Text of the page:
The Washington Post

Terrorists strike Moscow despite Putin promises of order

MOSCOW - Vladimir Putin's years in power have been marked by a series of terrorist acts that have given him the latitude to acquire ever-tighter control over Russia, all in the name of security and stability.

Monday's explosion in a crowded hall at Moscow's busiest airport reminded Russians, once again, that they have neither. With regions of the North Caucasus rife with bitterness and racial tensions growing in Moscow and elsewhere, ordinary people were afraid, and there was little reason to hope an end to the violence was near.

"Russia is doomed to terrorism on a broader scale," said Lilia Shevtsova, a political expert at the Carnegie Moscow Center, "and it will increase with every passing year."

The average Russian pays little attention to regular acts of terrorism in the Caucasus, where bombs explode in markets, police cars are bombed and hostages are taken. Yet those acts reveal grievances not easily forgotten and very much in danger of erupting in greater violence.

Two civil wars in Chechnya have left a legacy of hatred and longing for revenge among its largely Muslim population, which angers and frightens ethnic Russians. In December, Russian nationalists marched through Moscow, raging against Caucasians after a soccer fan was killed in a fight with migrants from the North Caucasus.

The repeated attacks have occurred despite repeated promises and crackdowns from a Russian government that has appeared inept at dealing with underlying causes.

Until the fall of 1999, Putin, then prime minister, was a somewhat colorless official who generated little political excitement. That September, a nine-story Moscow apartment building blew up early on a Monday morning, killing 94 people. Four days later, another building blew up, killing 130. Yet another explosion in a smaller town brought the toll to 300 deaths.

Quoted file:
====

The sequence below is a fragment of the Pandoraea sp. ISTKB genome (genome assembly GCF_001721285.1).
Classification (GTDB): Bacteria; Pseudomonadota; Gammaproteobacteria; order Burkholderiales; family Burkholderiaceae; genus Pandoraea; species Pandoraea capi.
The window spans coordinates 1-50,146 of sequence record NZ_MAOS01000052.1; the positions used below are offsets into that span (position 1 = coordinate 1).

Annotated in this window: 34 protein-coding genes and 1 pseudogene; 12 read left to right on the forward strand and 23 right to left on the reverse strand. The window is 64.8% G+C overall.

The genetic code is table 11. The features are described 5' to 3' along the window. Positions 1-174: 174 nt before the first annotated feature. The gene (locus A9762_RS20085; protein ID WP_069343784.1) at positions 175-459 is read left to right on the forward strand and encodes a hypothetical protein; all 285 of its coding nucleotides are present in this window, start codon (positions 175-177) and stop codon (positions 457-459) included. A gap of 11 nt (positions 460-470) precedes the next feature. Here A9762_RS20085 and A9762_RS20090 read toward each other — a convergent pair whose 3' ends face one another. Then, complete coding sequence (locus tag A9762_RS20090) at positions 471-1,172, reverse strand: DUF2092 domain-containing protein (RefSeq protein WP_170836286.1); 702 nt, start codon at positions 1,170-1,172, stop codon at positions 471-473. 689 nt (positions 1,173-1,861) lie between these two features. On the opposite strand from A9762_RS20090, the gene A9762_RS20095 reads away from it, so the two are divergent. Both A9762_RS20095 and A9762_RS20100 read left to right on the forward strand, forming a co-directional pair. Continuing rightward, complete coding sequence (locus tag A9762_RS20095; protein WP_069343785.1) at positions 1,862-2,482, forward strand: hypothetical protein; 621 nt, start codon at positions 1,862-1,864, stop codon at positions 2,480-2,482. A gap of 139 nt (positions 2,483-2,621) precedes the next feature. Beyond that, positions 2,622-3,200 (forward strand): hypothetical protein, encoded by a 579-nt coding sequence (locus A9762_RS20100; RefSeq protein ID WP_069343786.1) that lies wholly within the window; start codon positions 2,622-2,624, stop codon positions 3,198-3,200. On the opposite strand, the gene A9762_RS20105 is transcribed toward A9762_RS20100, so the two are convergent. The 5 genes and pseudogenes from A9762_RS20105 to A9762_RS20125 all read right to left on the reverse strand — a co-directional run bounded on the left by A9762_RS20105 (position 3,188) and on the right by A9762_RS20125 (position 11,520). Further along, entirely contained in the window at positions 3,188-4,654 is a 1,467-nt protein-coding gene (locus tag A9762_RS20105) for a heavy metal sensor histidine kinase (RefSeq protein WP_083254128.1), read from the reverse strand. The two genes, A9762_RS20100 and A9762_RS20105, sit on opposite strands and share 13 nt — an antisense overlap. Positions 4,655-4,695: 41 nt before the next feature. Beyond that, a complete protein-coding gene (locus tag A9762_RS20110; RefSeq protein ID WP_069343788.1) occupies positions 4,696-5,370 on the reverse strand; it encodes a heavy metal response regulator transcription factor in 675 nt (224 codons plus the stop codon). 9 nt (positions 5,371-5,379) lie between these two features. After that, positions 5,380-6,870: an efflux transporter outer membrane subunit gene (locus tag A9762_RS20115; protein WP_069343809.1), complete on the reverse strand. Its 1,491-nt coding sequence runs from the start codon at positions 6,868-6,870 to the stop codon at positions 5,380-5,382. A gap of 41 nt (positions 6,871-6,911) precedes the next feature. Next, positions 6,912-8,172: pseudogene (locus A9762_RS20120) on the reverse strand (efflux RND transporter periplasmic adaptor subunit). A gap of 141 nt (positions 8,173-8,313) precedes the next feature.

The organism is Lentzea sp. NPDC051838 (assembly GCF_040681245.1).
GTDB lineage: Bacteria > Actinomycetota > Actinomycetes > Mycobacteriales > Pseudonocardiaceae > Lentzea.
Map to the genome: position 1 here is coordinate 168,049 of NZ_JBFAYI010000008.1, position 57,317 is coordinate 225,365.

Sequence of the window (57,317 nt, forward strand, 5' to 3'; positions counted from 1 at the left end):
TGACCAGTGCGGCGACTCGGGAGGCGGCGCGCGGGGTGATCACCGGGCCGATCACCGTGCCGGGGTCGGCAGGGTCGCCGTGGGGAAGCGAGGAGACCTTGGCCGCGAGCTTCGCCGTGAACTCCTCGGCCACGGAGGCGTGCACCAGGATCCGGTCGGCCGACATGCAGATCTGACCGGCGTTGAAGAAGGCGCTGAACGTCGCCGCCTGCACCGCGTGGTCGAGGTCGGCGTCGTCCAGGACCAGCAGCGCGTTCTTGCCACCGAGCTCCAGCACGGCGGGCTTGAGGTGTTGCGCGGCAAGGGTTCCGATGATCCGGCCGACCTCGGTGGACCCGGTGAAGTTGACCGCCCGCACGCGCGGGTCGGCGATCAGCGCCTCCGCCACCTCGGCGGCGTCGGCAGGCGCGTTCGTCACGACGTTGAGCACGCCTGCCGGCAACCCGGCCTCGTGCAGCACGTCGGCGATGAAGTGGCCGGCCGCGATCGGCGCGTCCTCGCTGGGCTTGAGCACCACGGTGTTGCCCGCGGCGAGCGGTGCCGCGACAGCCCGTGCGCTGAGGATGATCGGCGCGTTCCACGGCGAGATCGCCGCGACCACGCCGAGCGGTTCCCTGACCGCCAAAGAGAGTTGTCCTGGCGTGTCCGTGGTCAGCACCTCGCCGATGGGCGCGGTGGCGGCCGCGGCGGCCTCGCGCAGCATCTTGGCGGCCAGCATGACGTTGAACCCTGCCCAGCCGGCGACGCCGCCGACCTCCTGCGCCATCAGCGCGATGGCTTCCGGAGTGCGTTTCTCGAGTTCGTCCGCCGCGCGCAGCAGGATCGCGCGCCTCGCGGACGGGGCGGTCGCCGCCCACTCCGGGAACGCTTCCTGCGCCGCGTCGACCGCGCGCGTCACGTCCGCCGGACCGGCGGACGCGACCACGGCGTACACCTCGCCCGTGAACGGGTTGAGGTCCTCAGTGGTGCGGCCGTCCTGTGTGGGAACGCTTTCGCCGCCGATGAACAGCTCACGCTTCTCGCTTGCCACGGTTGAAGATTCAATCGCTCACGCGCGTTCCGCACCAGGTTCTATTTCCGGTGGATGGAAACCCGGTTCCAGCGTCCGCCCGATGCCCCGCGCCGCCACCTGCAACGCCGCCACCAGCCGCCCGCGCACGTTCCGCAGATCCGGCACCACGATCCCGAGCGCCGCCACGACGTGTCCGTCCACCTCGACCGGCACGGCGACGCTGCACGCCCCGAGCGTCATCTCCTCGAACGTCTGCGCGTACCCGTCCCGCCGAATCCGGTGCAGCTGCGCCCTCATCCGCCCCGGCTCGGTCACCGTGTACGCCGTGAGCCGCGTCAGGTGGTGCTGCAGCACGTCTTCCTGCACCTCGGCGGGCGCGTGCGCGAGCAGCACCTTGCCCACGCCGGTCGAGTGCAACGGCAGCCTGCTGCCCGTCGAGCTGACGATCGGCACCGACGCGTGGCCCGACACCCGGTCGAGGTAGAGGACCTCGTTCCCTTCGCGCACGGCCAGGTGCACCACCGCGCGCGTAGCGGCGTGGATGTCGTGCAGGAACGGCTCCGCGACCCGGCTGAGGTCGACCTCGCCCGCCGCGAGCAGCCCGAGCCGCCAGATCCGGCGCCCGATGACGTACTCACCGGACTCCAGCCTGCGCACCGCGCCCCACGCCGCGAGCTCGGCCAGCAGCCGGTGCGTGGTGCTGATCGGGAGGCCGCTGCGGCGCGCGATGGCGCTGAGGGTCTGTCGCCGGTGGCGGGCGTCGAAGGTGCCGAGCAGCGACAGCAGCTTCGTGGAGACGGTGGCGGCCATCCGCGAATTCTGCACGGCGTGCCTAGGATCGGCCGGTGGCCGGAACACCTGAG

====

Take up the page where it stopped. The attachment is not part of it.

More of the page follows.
In response, Putin vowed to restore order, set off a war against Chechnya, succeeded Boris Yeltsin as president and became enormously popular.

In 2002, heavily armed Chechens took over a Moscow theater and held an audience of 800 hostage. After a rescue but 170 deaths, authorities clamped down on independent television. In 2004, militants took a school hostage in Beslan, where 330 people died. After that, Putin declared that governors would be appointed rather than elected, which he explained as a necessary move to curb terrorism.

Yet small- and large-scale terrorism has continued in the Caucasus and in Moscow, where last March two suicide explosions within half an hour of each other killed 40 people.

A small circle of Russians complains that police and security services have concentrated their efforts on preserving the security - and assets - of officialdom rather than pursue the gritty police work of protecting the public. Murders and attacks on journalists and other public figures are rarely solved. They wonder what crackdown will come after the Domodedovo Airport attack.

"There is so much suppressed animosity," Shevtsova said. "God knows, maybe this time it is a Russian nationalist."


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